5 Interesting Facts About Trucking 

7.8 million full-time workers in America are employed by the trucking industry, according to the American Trucking Association. This represents about 5.8 percent of the total full-time workforce in America, which shows just how vast the trucking industry is. Truck driving is one of the toughest jobs there is, but it remains one of the most important in the country. Economists sometimes use trucking statistics to judge a country’s economic health. If the trucks are moving more freight, it means that Americans are more productive and making more money. While the trucking industry is decades old now, it remains dynamic, with the ever-growing demand from consumers keeping the trucking industry as vital to the American economy as ever. There are various facts you might not know about the American Trucking industry.

1. The US trucking industry earns revenues higher than the GDP of most countries 

In 2017, the American Trucking industry generated over $700 billion, which was more than the GDP of over 150 nations. If the trucking industry was a state, it would have ranked 33rd in GDP that year. This can be attributed to the fact that trucks move more than 10 billion tons of freight across the US each year, which equates to approximately 30 pounds worth of goods for every person in America. Trucking accounts for 71 percent of the tonnage moved in the US, which surpasses trains, boats, and planes by far.

2. The average truck driver’s profile 

The average truck driver is 49 years old, earning approximately $43,680 per year. He/she works for 70 hours per week, followed by a mandatory day off. Depending on where a trucker works, he/she is paid by the hour or by the mile. Most truck drivers only make enough to afford a middle-class lifestyle, but they have opportunities to increase their pay by driving for top paying companies and getting CDL endorsements. Many truckers prefer owning big personal vehicles such as pick up trucks or SUVs, but they don’t get much time to drive them.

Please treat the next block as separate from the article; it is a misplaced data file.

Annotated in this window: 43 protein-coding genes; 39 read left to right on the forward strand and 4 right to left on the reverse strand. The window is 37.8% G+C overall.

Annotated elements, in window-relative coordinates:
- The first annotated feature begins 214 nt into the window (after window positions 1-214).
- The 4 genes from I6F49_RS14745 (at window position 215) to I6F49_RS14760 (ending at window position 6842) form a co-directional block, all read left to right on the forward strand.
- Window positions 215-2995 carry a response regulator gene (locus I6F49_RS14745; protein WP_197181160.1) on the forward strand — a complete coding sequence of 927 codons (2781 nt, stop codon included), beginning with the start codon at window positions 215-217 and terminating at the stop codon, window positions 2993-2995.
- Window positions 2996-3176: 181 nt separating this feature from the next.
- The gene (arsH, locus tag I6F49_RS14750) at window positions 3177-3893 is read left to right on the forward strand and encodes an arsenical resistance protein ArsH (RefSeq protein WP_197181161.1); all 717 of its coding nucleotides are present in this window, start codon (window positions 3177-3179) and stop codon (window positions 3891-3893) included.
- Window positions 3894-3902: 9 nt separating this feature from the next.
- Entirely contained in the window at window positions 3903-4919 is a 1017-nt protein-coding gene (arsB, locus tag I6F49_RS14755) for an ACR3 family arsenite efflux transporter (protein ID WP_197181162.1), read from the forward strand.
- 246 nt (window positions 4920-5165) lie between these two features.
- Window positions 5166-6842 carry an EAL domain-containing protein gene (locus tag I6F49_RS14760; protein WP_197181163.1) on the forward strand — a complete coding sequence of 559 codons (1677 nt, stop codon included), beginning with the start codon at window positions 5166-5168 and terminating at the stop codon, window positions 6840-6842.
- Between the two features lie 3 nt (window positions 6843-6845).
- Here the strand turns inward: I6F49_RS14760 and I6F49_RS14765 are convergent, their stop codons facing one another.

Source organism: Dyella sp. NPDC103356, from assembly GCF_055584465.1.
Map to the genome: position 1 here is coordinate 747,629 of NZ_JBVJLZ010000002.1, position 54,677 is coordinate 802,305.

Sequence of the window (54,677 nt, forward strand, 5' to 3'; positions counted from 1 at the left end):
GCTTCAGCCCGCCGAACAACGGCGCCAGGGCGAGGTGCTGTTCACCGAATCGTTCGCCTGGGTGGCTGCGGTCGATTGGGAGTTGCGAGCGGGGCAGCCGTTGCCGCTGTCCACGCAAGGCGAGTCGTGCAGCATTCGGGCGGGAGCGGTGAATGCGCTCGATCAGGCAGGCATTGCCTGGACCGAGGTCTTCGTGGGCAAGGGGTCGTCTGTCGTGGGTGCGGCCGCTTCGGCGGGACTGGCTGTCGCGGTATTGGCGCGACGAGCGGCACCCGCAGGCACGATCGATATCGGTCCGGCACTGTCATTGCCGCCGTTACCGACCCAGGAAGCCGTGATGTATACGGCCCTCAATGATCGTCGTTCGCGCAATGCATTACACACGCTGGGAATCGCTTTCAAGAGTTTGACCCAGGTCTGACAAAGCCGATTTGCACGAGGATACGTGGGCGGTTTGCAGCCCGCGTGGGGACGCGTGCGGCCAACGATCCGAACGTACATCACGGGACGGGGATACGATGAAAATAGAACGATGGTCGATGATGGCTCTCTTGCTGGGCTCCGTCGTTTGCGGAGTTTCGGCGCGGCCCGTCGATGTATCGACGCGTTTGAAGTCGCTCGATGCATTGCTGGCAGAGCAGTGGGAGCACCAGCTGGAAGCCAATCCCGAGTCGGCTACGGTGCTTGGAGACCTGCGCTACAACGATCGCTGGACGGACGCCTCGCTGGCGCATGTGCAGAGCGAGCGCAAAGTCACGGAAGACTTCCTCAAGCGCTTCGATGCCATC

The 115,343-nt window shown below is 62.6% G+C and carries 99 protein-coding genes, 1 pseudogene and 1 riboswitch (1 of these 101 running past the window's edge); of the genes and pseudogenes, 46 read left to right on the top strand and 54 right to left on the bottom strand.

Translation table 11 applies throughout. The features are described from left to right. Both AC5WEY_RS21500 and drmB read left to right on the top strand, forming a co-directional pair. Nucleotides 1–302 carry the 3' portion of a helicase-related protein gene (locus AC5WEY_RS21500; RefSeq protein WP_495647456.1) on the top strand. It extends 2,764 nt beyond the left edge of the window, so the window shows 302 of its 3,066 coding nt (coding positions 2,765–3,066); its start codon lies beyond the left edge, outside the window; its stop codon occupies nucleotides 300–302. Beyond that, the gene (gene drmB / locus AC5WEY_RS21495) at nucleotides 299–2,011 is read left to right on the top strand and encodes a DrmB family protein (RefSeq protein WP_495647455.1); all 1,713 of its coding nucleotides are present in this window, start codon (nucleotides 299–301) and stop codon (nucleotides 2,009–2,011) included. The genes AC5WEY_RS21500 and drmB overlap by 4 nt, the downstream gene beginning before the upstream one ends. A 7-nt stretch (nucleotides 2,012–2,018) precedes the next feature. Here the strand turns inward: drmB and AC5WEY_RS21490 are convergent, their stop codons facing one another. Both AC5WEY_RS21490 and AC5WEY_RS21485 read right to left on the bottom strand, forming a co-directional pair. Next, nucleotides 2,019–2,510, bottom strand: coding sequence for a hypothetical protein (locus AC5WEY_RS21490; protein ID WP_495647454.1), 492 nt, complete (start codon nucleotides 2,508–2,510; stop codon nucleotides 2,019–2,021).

3. Trucking requires expertise 

Many people perceive truck driving as a dead-end, zero status job. However, this is not the case, as trucking is a job that takes a lot of time and commitment to even be qualified to do. For instance, driving a tanker trailer requires a disciplined approach due to the dangers and challenges of the cargo. You have to know how to operate hydraulic pumps and compressors and how to work different valves to control pressure in the tanks, among other complex tasks. It also takes a lot of skill to navigate a huge truck around the road systems without damaging anything on the road or the truck.

4. The turnover rate is high 

The annual turnover rate for truck drivers is 88 percent, according to the American Trucking Association. Being a truck driver can be lonely, alienating and unrewarding job. You spend most of your time in a cabin, and only get to meet people for minutes when doing pickups and deliveries. The industry operates on razor-thin margins with many fixed costs that can have you running for the hills. You also need a lot of patience as a truck driver, both while on the road, and when dealing with clients, dispatchers, administration staff, and other people you come across. Drivers can get frustrated by mistakes, delays, and changes in plans by the people who operate the bigger picture, which is why patience is vital.

5. Technology is taking over 

Trucks have become a lot easier to drive, thanks to modern technology. Most trucks now have an automatic transmission which saves drivers from having to change gears hundreds of times per day. They also have ergonomic seats that are more comfortable and are built like mini-apartments with outlets that can accommodate small appliances like microwaves, refrigerators and cooking gear. Trucking is expected to transform radically in the coming years, with autonomous technologies already being tested on American roads.

Trucking is a vital industry that has an impact on almost everything. Being a truck driver requires a lot of commitment and sacrifice, but it is a career with minimal entry requirements that can provide you with a good salary you can bank on.

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